s
s
Sections
Sections
Subscribe

“You do not lead by hitting people over the head — that's assault, not leadership.” ---Dwight D. Eisenhower

“He threw a lead crystal ashtray at his son’s head?” I asked. “Thank God he missed.”

“He threw his secretary’s typewriter through a second story window – it wasn’t open – into a parking lot full of cars below?”

These are just a few of the stories I heard after I joined the firm.

In short order, I recognized that the company’s cultural ancestors probably included a toga-clad, sweat-drenched galleon driver pounding out a cadence of “ramming speed” with a wooden mallet. Their cost-containment strategy was medieval. The company showed no obeisance whatsoever to any concept of structure or chain-of-command organization. The chairman slurped a workaholic tonic that abused everyone in sight, brooked little disagreement and intimidated employees, customers and vendors with equal disdain.

His miserly ways were never more visible than the occasion on which he lost his patience hearing about the infamous typewriter (remember those?) that wouldn’t stay fixed. Spending $500 or so on a new one was out of the question, notwithstanding that far more than that had been spent on a litany of repairs.

On this occasion, I pointed out that among the symptoms of this possessed typing machine was that the letter “L” was irretrievably broken. His rejoinder? “Just use words that don’t require an ‘L,’” and he walked away. (P.S. We splurged and bought a new one anyway.)

I reflected on those experiences this week because an old friend, mentor and boss – and polar opposite of the CEO aforementioned – is being laid to rest some 2,000 miles to the east. Sid Rich, chairman and founder of Pagoda Trading Co., now the wholesale arm of the Brown Group in St. Louis, was an extraordinary leader who built a fast-growing footwear company back when you could get a toehold with a $1,000 at risk. It was his genuine humanity that rescued me from a cultural cesspool filled with enmity, reckless behavior and impersonal engagement.

Sid hired me for my first CFO gig following the Neanderthal regime I just described. When I joined his company, it employed maybe a dozen people, doing about $5 million in annual revenue. Less than six years later, we had hundreds of employees on several continents and our revenues had already pushed past $100 million.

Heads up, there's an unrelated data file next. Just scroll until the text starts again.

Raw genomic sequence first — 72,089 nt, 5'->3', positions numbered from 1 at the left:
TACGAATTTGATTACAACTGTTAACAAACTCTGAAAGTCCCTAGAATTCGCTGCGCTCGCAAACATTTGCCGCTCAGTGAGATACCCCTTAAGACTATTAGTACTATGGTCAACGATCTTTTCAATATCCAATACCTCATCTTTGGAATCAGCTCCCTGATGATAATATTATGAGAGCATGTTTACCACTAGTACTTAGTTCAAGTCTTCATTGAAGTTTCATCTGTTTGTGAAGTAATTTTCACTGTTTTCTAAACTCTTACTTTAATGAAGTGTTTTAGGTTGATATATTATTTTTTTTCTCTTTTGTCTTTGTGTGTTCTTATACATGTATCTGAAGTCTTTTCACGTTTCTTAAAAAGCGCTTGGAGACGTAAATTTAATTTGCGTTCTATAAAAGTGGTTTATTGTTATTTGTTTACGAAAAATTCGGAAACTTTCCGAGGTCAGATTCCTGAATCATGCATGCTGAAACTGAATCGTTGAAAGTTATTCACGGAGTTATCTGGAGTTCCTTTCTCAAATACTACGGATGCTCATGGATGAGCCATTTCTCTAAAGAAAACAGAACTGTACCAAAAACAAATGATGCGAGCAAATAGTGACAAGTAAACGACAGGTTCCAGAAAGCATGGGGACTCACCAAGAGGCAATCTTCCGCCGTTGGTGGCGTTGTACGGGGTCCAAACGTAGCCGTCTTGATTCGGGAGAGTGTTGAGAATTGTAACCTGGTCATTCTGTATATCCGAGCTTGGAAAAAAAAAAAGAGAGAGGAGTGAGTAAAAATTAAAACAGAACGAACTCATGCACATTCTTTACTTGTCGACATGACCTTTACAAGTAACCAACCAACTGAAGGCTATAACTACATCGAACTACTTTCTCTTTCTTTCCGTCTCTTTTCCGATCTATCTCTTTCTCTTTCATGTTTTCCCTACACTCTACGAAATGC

Sid was the antithesis of the dictator that preceded him in my professional life. He was generous, probably to a fault. He deftly used the strategy of MBWA – Management by Walking Around – without knowing there was such a school of thought.

If in those travels, he uncovered an employee with a financial problem, they’d find themselves in his office almost immediately – and would walk out of there with his personal check to remedy the situation – no strings attached and never mentioned again. He built a culture of loyalty without trying, extending a helping hand before anyone asked … with no expectation of repayment, no connection to performance appraisals or promotion. Just a simple, honest connection to people and their humanity.

Sid embodied a spirit of generosity that transcended company policy, employee manuals or traditional guidelines for best practices. (In fact, I’m not sure that we had an employee manual in those days.) Sid didn’t try to be liked, but he was beloved just the same. He didn’t try to buy loyalty but built a team that would knock down walls for him. Nobody resented his lifelong desire to drive a Rolls Royce because if you needed a car, he’d loan it to you no differently than if it was an old jalopy. In almost six years of intense business building, I only saw him lose his temper once – and for good reason – and it was resolved before the sun set that very day.

You might think from this that he was a pushover. Not hardly. No one was more committed to building his business or fought as doggedly to get every penny possible from his customers. He knew better than anyone that profits trump revenue every time.

Few business executives have served under such markedly different leaders in back-to-back roles, and there are powerful lessons to be taken from these radically different organizations. What’s most intriguing, measured by traditional metrics, is that both companies were very successful, grew rapidly and profitably – despite the chasm between their respective styles and culture.

How can such vastly different cultures beget financially successful companies? In the next few columns, we’ll shed some light on this phenomenon and see if we can uncover a few lessons that we can apply to our own organizations.

For now, as Winston Churchill would urge, "Keep buggering on."

•••

Lary Kirchenbauer is the president of Exkalibur Advisors Inc., providing practical business strategies for family and other privately owned businesses in the middle market. He works closely with senior executives and their businesses to accelerate their growth and improve personal and professional performance and hosts a CEO Round Table for middle market companies in the North Bay. Please visit www.exkalibur.com for additional information.